Spicing It Up
Lamb Tenderloin Satay, Uyghur-Style
Yeo prefers to use whole spices rather than pre-ground ones; the flavor is more intense and aromatic. Serve the skewers solo, or plate them with flatbread and wedges of fresh lime. (Lamb tenderloin can often be ordered from a good butcher; if you can’t find it, you can substitute beef.)
8 lamb tenderloins
1 ancho chili, seeds removed, cut into thin strips
1/4 c. toasted coriander seeds
2 tbsp. toasted cumin seeds
2 tbsp. black peppercorns
2 tbsp. chopped garlic
Juice of 2 oranges and 1 lemon
Cut lamb into bite-size pieces. Grind toasted spices and peppercorns in a spice mill or with a mortar and pestle. Mix with garlic, chili strips, and juices. Marinate lamb for 15 to 30 minutes, skewer, and grill.
Vietnamese Summer Rolls
These refreshing soft rolls are traditionally served only during the warmer season, whereas their fried cousins are served in cooler months. Yeo cuts them in half, making them a perfectly sized hors d’oeuvre.
1 package round rice-paper sheets (Yeo prefers Red Rose brand)
1 12-ounce bottle of beer, preferably a lager
8 leaves of Boston lettuce, center ribs removed
16 sprigs cilantro
4 (each) basil and mint leaves, torn into small pieces
1 carrot, julienned
1 red pepper, julienned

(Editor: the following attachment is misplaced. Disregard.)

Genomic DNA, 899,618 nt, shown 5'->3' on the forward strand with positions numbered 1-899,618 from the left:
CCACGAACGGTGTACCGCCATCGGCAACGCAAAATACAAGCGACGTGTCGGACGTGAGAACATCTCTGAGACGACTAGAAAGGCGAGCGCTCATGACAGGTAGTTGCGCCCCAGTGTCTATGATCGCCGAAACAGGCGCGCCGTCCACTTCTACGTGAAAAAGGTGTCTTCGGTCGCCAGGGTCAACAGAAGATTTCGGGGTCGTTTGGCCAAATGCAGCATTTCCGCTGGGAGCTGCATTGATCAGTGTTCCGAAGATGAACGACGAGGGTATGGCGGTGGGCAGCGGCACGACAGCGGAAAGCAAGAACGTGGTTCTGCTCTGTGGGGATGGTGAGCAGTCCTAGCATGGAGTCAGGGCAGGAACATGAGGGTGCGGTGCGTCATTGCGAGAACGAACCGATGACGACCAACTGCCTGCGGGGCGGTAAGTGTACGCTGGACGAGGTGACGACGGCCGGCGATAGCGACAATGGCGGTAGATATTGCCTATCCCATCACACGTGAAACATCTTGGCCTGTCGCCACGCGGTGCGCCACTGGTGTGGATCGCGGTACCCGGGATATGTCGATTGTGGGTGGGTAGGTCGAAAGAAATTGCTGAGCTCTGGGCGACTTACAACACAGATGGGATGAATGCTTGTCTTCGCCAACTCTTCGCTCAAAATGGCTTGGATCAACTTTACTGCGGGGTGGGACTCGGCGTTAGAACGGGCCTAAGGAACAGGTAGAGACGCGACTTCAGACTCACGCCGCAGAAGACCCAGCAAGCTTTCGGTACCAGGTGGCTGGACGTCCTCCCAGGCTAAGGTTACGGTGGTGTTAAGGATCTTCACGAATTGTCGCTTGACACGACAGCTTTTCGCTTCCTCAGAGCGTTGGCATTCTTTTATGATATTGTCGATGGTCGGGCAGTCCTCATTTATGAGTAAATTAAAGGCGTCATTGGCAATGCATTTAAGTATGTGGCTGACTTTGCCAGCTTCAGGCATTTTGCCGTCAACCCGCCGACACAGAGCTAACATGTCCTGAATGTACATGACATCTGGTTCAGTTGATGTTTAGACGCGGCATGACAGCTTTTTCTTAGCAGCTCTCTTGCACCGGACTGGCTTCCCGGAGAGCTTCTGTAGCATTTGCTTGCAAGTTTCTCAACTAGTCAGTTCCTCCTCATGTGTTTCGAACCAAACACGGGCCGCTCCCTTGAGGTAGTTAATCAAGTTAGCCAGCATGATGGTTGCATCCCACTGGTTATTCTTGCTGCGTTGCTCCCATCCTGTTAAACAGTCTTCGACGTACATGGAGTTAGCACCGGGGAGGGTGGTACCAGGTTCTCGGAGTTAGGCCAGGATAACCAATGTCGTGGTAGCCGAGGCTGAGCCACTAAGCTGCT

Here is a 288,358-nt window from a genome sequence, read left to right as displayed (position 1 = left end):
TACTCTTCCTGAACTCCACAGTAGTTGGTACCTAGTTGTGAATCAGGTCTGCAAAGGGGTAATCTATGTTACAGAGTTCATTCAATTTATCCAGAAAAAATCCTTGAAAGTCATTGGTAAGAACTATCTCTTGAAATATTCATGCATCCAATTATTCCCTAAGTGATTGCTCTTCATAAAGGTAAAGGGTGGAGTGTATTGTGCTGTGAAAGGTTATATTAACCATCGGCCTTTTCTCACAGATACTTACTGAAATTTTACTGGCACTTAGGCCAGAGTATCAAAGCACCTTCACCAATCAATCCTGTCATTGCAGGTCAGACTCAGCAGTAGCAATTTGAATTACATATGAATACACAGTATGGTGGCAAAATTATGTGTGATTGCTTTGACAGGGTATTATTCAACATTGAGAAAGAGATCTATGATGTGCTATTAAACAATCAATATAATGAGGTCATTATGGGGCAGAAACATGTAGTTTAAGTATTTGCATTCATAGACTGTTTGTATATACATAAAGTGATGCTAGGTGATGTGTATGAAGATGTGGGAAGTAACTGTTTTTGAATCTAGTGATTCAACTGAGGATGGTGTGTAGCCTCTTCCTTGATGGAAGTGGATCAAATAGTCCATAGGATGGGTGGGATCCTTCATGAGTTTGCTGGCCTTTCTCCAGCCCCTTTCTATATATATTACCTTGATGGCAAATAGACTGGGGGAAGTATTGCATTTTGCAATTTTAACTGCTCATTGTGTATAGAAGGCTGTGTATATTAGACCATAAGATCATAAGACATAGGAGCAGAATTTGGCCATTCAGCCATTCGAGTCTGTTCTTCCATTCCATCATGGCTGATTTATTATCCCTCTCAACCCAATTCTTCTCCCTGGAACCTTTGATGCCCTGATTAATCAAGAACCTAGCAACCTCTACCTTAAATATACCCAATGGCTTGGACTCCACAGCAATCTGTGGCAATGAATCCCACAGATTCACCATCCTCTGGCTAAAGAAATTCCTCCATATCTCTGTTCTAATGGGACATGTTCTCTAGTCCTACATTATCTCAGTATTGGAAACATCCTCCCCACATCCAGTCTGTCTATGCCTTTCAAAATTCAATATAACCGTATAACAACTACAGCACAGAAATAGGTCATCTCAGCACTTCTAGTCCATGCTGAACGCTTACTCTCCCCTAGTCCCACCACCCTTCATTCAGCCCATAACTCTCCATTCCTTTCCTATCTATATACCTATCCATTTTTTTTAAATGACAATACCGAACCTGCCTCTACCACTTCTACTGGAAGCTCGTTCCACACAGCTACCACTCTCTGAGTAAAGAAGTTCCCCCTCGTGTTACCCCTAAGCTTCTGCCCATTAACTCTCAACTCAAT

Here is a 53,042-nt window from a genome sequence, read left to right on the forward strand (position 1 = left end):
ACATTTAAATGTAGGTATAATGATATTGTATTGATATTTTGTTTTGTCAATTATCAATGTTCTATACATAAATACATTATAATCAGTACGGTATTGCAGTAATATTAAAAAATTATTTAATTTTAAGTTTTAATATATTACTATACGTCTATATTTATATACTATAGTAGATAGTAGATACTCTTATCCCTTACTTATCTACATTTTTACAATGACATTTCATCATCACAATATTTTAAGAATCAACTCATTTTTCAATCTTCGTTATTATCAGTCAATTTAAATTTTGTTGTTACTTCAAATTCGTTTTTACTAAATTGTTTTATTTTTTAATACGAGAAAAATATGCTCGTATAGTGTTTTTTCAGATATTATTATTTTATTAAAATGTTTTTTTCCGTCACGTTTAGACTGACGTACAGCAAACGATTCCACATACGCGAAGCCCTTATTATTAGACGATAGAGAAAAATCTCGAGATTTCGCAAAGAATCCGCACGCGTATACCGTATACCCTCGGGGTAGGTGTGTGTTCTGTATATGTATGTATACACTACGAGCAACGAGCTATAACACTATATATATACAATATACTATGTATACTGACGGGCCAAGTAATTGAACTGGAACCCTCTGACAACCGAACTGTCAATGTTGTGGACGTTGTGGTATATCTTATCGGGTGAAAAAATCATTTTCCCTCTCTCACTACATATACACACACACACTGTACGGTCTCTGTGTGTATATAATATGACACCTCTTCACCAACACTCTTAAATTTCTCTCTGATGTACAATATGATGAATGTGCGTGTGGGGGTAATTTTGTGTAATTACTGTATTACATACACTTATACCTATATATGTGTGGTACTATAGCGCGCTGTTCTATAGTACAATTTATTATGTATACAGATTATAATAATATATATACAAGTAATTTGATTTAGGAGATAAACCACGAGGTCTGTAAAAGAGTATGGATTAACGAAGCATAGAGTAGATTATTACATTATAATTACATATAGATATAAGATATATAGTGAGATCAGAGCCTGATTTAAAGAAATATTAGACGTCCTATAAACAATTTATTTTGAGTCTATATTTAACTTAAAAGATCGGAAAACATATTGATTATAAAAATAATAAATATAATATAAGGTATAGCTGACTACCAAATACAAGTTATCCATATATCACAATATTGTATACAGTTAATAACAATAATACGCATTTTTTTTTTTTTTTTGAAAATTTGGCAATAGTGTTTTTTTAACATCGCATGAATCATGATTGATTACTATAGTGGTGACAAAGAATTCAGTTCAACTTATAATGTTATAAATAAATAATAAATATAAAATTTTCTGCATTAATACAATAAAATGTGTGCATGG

1 hothouse cucumber, julienned
16 poached shrimp
In a small saucepan, bring 2 cups of water and the beer to a simmer. Dip each piece of rice paper into warmed beer mixture to soften, and lay on a clean, flat surface. Top each piece with an equal portion of lettuce, vegetables, herbs, and shrimp, then roll up like a giant cigar and slice in half. If preparing the rolls in advance, they will keep very well at room temperature wrapped in a damp, lint-free towel. Serve with nuoc cham sauce.
Nuoc Cham Sauce
2 Thai bird chilies or jalapeños (or more, if you prefer it extra-spicy)
2 cloves garlic
1 carrot, grated
1/4 cup fish sauce (Yeo prefers Three Crabs brand)
Juice of 3 limes
Sugar to taste
In a food processor or blender, purée hot peppers and garlic with lime juice, fish sauce, and sugar. Add cup water and fold in grated carrot. Transfer to a bowl, cover, and refrigerate until ready to serve.
Mini Banh Mi Sandwiches
Yeo makes her own roast pork and pâté in her restaurants, but for a quicker alternative, she suggests buying char siu, or Chinese barbecued pork belly, from Chinatown and using prepared pâté. The best mini baguettes for banh mi are light and crackly; she gets hers at Quinzani’s Bakery on Harrison Avenue. Just before assembling the sandwiches, slightly moisten the bread, then bake in a 500-degree oven for 10 minutes and cut while still warm.
8 mini baguettes
1 lb. roast pork or char siu
1/4 lb. country-style pâté
1 cucumber, peeled, seeds removed, and julienned
1/2 c. pickled carrots (recipe follows)
1/2 c. pickled jalapeños (recipe follows)
1 c. mayonnaise
8 sprigs fresh cilantro
Thinly slice roast pork. Spread cut baguettes generously with pâté and mayonnaise and stuff with roast pork, then top with pickled carrots and jalapeños, cucumber, and cilantro.